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Categories Health Risk & Safety

Do you be seated next to an office laser beam printer that’s in heavy use? Perhaps you have ever before wondered whether it could be doing you harm?

Well, this field is still in its infancy, but researchers have demonstrated that laser printing creates a shower of tiny particles, which stay in the air and may be inhaled deep into our lungs.

Whether these particles are harmful is the subject of ongoing exploration - however, generally there is evidence that similar-sized particles from different sources may destruction our hearts and lungs.

A global expert in this area, Professor Lidia Morawska, of the International Laboratory for QUALITY OF AIR and Health at Queensland University of Technology, started the ball rolling with a 2007 study demonstrating office laser printers emitted significant degrees of ultrafine particles.

No, she wouldn’t sit up coming to a busy office laser printer.

“We found that a number of the printers inside our office were weighty emitters so we evacuated them in to the corridor, where there is very good ventilation,” she says.

Tiny particles

As the name implies ultrafine particles, are very tiny - significantly less than 0.1 micrometres in diameter. To photo that, mentally divide a millimetre into 10,000 parts, and that provides you a concept of the size.

Other resources of ultrafine particles include vehicle exhausts, burning wood and candles, and cooking.

Since their initial study in 2007, Morawska and her team have discovered more about how laser beam printers emit these contaminants.

When the printer toner and paper pass above the hot printer roller, chemicals - known as volatile organic and natural compounds - are released into the air.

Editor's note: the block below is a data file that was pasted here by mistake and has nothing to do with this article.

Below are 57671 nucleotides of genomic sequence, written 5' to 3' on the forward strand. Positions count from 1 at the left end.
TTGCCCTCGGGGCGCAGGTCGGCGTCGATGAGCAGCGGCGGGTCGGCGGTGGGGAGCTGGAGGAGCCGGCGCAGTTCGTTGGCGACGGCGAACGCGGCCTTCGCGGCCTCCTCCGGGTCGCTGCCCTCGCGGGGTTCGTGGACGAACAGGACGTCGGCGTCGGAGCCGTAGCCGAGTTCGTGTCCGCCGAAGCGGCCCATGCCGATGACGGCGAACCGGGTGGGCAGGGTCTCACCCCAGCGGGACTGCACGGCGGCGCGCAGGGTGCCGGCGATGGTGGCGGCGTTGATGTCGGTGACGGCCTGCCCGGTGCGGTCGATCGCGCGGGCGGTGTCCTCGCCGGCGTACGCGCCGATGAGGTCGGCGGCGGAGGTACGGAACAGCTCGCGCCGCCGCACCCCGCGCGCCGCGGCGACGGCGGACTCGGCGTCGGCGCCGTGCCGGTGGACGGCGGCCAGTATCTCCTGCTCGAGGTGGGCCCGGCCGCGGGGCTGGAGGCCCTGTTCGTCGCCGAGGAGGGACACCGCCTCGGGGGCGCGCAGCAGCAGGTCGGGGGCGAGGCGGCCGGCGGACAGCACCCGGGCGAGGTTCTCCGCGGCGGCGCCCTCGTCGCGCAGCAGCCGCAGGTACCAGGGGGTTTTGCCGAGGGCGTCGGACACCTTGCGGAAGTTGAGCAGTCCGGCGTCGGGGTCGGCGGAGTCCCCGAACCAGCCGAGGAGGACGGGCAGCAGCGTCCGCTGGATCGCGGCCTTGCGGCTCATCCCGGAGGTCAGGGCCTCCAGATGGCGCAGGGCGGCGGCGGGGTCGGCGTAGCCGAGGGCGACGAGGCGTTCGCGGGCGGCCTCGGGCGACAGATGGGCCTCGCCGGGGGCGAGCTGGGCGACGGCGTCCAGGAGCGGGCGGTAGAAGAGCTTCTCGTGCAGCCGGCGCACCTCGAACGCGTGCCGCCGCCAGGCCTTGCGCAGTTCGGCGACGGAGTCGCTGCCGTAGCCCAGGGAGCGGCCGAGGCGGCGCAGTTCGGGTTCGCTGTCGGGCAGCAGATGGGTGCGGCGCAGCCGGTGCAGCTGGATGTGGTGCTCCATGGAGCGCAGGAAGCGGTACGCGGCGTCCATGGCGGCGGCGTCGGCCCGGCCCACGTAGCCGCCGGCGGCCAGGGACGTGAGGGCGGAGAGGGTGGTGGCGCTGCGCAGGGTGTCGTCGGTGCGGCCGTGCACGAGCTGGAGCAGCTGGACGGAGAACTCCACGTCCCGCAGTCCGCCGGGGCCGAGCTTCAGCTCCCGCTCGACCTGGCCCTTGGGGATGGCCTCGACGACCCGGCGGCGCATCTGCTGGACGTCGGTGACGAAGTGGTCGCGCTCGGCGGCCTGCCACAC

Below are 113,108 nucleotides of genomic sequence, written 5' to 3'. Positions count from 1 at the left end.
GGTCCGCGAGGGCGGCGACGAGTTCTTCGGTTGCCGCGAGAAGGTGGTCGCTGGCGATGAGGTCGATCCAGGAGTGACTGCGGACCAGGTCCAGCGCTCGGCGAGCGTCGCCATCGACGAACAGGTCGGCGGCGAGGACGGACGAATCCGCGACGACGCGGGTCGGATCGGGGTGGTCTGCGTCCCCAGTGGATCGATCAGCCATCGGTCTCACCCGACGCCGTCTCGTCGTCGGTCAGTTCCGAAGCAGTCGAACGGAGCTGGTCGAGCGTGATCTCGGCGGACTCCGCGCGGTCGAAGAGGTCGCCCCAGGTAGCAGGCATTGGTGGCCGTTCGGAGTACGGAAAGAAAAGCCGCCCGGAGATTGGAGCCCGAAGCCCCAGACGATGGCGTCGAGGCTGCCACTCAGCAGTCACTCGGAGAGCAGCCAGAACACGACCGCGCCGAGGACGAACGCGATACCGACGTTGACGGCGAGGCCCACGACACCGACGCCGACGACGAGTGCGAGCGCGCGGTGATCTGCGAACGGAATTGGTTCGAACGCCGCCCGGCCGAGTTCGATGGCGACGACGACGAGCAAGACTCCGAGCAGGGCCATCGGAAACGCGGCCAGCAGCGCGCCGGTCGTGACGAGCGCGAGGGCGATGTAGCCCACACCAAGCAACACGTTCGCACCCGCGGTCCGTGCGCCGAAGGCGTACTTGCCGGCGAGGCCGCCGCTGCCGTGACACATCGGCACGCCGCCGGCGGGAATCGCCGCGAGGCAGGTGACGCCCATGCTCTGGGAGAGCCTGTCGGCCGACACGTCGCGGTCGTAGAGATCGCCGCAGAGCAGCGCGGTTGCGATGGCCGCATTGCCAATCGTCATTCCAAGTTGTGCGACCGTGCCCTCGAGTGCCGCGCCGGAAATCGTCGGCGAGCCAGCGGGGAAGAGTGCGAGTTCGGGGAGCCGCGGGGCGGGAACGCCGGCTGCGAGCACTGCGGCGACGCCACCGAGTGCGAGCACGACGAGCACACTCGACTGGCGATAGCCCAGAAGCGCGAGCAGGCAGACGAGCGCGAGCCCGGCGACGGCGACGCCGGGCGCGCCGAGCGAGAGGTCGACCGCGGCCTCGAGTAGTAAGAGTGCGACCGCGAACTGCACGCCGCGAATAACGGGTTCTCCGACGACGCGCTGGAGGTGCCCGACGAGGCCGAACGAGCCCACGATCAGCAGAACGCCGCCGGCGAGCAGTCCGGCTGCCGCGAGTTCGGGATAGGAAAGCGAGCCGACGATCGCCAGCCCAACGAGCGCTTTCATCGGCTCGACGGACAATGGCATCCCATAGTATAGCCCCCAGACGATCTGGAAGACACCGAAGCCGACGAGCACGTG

“These substances then react with ozone found in the weather and condense to create ultrafine particles”, says Morawska.

“The temperature of the printer is the key thing,” she explains.

“The hotter the temperature the more contaminants are produced.”

Their investigations also have shown:

– There is tremendous variability around printers with most creating 1000 times more particles than others.
– Different models created by the same supplier can produce completely different levels of particles.
– Two machines of the same model type may also differ within their emissions - if you have recently done much more printing, it’s more likely to create more particles.
Should we worry?
– A Federal Government-commissioned research looking at ultrafine particles from combustion and car or truck exhausts found data that high degrees of these particles can bring on asthma attacks in persons with the condition and worsen heart disease.

However, the large-scale research that are really had a need to answer these problems about safety have certainly not been done. Due to this, the World Health Organisation has not issued any rules on safe degrees of ultrafine particles.

Also, the ultrafine particles from laser printers happen to be chemically not the same as the ones investigated in the federal government study, so they might not exactly possess the same results on our bodies.

Safe Do the job Australia has commissioned two projects to especially examine potential health threats from laser beam printer emissions. The reports are expected to be available on the organisation’s website in arriving months.

So with no clear guidance how to handle this probable risk from laser beam printers, what - if anything - should we be doing?

Well, Morawska suggests erring on the side of caution, and provides these tips to minimise exposure to the ultrafine particles connected with laser printers:

– Make sure any office is well-ventilated with oxygen from outside
– If possible, locate heavily-utilized printers in well-ventilated areas, from people
– Avoid position over the printer since it prints
– In case you are sitting up coming to a heavily-utilized printer, consider requesting you or the printer to move
– People who have asthma or heart disease would be best advised never to sit near busy printers

Morawska has compiled a good set of printers her team has tested. While not exhaustive, the workforce has tested many designs, and occasionally tested different printers of the same model. You will find this list on her behalf website.

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